“Our bargaining team is still waiting for PPS to take our demands seriously. PPS is still sowing fear, uncertainty and doubt and the media is still eating it up,” Bonilla, the emcee for the rally, said. “PPS will never have the credibility with our community that we have because we make PPS work.”
Lewis & Clark Associate Professor of Hispanic Studies and Director of Gender Studies Magalí Rabasa is also a parent to two young children, one of whom is a student in a Portland public school. Rabasa is active in her children’s PTA community.
The Oregon PTA, an umbrella organization for parent-teacher associations across the state, recently put out what Rabasa dubs “questionable guidance” as they encourage PTAs to remain neutral in the context of the bargaining and strike. Local PTAs were told not to use their communication channels in ways that may seem biased and not to use their budgets to support striking teachers.
According to many, teachers are exhausted from weeks of rallying and fighting, with no certain end in sight. Teacher strikes in the past have lasted anywhere from a couple of days to nearly an entire school year.
“When we got there at 8 a.m. today, (the teachers) were exhausted. They’re angry. They’re sad,” Rabasa said.
By far the majority of voices commenting on the strike are in support of teachers and their demands for fair contracts, but there are also parent voices of dissent criticizing the strike, labeling teachers as lazy and calling for them to go back to work. The media rhetoric has also been shifting.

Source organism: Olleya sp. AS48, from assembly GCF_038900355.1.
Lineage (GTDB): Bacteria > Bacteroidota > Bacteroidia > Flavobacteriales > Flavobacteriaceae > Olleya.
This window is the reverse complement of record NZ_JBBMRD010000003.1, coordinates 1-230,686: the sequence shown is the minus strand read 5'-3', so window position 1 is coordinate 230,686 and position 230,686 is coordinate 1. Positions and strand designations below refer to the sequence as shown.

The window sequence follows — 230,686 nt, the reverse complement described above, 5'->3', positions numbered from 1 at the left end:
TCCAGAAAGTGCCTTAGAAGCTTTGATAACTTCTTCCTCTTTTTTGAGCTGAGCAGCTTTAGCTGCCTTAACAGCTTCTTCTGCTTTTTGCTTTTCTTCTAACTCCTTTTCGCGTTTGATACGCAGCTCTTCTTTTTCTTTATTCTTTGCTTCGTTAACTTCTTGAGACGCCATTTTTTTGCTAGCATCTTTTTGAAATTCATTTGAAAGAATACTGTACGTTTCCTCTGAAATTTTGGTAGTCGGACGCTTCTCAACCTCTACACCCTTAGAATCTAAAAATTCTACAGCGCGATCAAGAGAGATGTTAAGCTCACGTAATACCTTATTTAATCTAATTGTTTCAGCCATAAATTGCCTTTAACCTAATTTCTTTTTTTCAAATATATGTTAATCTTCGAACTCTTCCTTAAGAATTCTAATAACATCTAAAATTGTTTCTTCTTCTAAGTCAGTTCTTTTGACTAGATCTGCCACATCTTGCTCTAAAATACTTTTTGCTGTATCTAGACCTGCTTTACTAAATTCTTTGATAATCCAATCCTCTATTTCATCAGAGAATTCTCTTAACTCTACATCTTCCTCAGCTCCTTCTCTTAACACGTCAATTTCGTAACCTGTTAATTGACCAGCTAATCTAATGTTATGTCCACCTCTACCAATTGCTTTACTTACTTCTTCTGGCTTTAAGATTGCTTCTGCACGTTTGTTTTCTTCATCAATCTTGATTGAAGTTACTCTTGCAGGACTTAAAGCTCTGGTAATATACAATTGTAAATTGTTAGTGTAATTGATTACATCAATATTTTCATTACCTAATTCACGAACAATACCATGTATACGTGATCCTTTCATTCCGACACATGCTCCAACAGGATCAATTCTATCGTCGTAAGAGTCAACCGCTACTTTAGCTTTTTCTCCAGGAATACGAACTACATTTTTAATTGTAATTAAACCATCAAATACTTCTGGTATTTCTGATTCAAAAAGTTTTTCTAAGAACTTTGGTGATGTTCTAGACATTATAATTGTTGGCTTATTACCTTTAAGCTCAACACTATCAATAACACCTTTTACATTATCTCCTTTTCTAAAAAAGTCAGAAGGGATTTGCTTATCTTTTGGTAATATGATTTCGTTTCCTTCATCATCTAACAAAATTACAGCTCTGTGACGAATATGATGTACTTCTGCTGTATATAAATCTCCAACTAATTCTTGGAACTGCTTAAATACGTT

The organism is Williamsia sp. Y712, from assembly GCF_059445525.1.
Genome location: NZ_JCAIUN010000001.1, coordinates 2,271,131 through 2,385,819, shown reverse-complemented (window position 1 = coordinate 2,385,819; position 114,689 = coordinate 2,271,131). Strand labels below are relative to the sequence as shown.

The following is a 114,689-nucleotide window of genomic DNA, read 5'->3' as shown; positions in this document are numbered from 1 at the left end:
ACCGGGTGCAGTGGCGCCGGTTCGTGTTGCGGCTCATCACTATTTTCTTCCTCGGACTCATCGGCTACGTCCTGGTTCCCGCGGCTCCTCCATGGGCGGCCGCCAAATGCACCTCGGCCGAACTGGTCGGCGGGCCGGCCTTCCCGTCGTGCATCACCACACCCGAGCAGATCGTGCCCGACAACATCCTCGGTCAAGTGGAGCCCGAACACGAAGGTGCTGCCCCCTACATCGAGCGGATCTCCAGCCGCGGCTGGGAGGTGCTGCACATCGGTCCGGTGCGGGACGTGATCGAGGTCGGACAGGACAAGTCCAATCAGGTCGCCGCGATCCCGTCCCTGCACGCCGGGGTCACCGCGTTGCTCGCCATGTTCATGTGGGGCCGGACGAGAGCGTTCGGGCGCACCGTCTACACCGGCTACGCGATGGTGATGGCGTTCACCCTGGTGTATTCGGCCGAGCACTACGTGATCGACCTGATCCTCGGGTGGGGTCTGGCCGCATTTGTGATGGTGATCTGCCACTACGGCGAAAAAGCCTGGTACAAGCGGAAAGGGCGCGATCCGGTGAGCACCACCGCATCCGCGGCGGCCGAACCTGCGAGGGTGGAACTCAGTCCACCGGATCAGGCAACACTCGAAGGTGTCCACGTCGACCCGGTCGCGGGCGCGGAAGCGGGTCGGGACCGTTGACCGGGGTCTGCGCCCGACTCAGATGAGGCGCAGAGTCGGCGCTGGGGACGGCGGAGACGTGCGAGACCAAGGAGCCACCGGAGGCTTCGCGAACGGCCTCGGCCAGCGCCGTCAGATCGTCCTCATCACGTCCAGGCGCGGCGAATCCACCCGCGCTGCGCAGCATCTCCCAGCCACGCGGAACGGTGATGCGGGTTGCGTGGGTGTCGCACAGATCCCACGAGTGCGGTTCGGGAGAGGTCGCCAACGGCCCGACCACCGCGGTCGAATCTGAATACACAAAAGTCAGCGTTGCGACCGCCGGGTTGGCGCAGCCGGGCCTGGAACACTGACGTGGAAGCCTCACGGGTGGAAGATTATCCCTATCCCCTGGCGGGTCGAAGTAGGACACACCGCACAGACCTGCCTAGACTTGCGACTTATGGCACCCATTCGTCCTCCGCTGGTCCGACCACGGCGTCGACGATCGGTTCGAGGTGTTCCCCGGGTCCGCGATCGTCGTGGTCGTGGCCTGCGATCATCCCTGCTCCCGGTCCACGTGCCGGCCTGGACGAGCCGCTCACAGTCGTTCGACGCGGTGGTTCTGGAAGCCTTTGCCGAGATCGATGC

“It was never really pro-teacher, but it has been shifting. It has been pumping out a lot more anti-PAT rhetoric, highlighting those parent voices, which really are a minority,” Rabasa said.
At Monday’s rally, speakers implored the crowd to support teachers by showing up to picket lines and rallies, signing the solidarity pledge, sending letters to the Portland Public Schools Board of Education, texting SUPPORT or RALLY to 48744 to join informational email lists, and standing beside teachers as they persevere in realizing their hopes for an equitable school system. @pdxteachers on Instagram and pdxteachers.org regularly provide information about the strike.
As the third week of the strike begins, students, teachers and parents are hopeful that their requests will soon be met with consideration and long-lasting change.